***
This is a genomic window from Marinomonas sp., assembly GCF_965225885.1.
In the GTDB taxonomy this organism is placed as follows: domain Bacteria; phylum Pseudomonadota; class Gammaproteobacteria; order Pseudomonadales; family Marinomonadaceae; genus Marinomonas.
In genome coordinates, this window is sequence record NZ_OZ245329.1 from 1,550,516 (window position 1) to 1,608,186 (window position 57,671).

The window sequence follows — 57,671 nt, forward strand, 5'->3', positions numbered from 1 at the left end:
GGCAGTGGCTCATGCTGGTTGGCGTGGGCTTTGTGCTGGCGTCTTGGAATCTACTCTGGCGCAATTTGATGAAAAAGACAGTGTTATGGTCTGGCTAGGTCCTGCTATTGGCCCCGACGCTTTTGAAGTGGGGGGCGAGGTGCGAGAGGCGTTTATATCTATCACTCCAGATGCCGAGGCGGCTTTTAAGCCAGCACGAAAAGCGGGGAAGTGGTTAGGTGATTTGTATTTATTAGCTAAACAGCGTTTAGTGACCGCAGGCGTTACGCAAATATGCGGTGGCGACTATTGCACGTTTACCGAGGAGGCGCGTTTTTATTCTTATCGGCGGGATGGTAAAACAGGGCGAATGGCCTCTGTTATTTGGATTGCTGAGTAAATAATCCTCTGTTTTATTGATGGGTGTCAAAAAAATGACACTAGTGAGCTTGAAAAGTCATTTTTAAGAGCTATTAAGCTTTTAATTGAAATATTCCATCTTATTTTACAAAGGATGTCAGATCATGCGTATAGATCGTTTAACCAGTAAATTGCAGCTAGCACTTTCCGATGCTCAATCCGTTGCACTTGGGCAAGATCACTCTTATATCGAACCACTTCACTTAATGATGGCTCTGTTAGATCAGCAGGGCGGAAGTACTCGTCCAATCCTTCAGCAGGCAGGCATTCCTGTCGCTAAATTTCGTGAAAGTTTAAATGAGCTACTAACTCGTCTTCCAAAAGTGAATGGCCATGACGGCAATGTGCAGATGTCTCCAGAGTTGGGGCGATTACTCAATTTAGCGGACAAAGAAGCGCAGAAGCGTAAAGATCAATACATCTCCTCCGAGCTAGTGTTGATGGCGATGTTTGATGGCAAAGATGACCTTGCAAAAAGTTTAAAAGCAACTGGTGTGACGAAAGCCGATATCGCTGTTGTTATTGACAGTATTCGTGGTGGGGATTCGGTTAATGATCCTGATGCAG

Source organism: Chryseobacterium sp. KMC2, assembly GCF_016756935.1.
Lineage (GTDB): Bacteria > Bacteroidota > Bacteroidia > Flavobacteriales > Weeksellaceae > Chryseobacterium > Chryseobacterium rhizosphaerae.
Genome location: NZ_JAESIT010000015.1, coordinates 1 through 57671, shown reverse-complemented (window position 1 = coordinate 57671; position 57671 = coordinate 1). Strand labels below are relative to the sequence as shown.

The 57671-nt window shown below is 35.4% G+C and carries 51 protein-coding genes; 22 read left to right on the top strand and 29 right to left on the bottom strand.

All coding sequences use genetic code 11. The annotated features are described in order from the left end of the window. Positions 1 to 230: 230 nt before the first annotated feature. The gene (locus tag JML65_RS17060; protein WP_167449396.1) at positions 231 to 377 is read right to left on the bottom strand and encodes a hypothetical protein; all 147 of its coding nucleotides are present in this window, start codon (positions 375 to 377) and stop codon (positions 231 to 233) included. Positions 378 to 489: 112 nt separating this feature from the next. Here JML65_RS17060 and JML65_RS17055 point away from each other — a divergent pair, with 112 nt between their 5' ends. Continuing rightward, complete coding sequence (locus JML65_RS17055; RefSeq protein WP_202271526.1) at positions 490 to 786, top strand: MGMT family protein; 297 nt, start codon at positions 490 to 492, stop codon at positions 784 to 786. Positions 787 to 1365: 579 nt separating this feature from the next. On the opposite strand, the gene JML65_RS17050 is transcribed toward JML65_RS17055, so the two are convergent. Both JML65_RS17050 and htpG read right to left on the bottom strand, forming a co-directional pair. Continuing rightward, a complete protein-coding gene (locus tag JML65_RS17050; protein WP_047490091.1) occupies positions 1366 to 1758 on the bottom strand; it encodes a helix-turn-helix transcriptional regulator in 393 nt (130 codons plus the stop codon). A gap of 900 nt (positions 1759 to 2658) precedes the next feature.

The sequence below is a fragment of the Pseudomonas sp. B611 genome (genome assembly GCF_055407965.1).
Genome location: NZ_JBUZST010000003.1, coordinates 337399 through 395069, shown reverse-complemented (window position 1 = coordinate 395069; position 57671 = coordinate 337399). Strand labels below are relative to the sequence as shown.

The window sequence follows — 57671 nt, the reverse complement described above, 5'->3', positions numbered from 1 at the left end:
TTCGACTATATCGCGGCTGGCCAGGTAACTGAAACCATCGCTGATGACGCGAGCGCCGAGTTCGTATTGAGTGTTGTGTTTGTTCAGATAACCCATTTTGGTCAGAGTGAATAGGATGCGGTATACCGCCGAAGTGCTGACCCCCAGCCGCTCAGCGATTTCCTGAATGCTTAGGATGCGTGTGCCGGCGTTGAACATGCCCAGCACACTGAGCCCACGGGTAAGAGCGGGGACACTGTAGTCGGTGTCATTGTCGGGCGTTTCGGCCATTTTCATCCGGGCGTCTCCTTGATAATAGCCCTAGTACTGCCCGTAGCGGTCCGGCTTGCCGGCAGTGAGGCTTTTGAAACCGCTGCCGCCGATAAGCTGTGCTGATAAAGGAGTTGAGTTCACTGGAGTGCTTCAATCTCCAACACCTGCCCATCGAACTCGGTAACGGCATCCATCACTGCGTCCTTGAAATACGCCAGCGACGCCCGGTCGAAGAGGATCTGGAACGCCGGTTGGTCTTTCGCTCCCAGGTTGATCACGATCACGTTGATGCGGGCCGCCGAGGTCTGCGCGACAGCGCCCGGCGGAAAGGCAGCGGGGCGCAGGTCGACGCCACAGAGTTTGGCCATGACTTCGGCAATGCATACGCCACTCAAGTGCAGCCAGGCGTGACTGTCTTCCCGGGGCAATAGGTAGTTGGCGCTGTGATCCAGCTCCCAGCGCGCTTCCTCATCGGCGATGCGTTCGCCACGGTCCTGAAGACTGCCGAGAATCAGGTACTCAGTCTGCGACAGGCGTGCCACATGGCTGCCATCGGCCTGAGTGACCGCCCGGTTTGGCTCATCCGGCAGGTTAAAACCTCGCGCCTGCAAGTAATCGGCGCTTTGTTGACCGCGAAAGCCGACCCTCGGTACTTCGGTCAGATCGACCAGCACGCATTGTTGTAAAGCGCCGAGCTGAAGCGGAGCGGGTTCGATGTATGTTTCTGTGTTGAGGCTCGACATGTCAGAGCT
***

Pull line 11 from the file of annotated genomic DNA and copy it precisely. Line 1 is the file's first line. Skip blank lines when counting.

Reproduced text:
The sequence below is a fragment of the Pseudomonas sp. B611 genome (genome assembly GCF_055407965.1).